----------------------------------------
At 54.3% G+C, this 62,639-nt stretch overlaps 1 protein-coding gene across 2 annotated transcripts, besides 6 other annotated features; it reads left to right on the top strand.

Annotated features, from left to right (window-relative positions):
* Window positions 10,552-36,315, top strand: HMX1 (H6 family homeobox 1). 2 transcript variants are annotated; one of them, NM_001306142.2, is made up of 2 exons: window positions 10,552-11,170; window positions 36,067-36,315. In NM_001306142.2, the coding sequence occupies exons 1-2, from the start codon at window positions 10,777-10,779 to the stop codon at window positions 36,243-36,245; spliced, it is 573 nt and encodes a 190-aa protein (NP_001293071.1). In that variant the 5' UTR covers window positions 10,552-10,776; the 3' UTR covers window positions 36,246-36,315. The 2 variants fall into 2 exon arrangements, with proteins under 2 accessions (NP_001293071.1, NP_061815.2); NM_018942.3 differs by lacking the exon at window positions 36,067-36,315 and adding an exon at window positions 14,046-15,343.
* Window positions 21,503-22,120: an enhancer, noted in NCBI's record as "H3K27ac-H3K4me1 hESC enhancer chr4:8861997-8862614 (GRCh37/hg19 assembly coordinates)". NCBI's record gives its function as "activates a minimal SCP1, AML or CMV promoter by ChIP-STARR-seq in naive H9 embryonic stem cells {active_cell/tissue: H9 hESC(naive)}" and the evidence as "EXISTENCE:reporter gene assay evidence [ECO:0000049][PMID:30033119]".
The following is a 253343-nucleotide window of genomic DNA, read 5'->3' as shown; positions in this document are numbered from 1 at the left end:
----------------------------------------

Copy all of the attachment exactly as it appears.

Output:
At 54.3% G+C, this 62,639-nt stretch overlaps 1 protein-coding gene across 2 annotated transcripts, besides 6 other annotated features; it reads left to right on the top strand.

Annotated features, from left to right (window-relative positions):
* Window positions 10,552-36,315, top strand: HMX1 (H6 family homeobox 1). 2 transcript variants are annotated; one of them, NM_001306142.2, is made up of 2 exons: window positions 10,552-11,170; window positions 36,067-36,315. In NM_001306142.2, the coding sequence occupies exons 1-2, from the start codon at window positions 10,777-10,779 to the stop codon at window positions 36,243-36,245; spliced, it is 573 nt and encodes a 190-aa protein (NP_001293071.1). In that variant the 5' UTR covers window positions 10,552-10,776; the 3' UTR covers window positions 36,246-36,315. The 2 variants fall into 2 exon arrangements, with proteins under 2 accessions (NP_001293071.1, NP_061815.2); NM_018942.3 differs by lacking the exon at window positions 36,067-36,315 and adding an exon at window positions 14,046-15,343.
* Window positions 21,503-22,120: an enhancer, noted in NCBI's record as "H3K27ac-H3K4me1 hESC enhancer chr4:8861997-8862614 (GRCh37/hg19 assembly coordinates)". NCBI's record gives its function as "activates a minimal SCP1, AML or CMV promoter by ChIP-STARR-seq in naive H9 embryonic stem cells {active_cell/tissue: H9 hESC(naive)}" and the evidence as "EXISTENCE:reporter gene assay evidence [ECO:0000049][PMID:30033119]".
The following is a 253343-nucleotide window of genomic DNA, read 5'->3' as shown; positions in this document are numbered from 1 at the left end: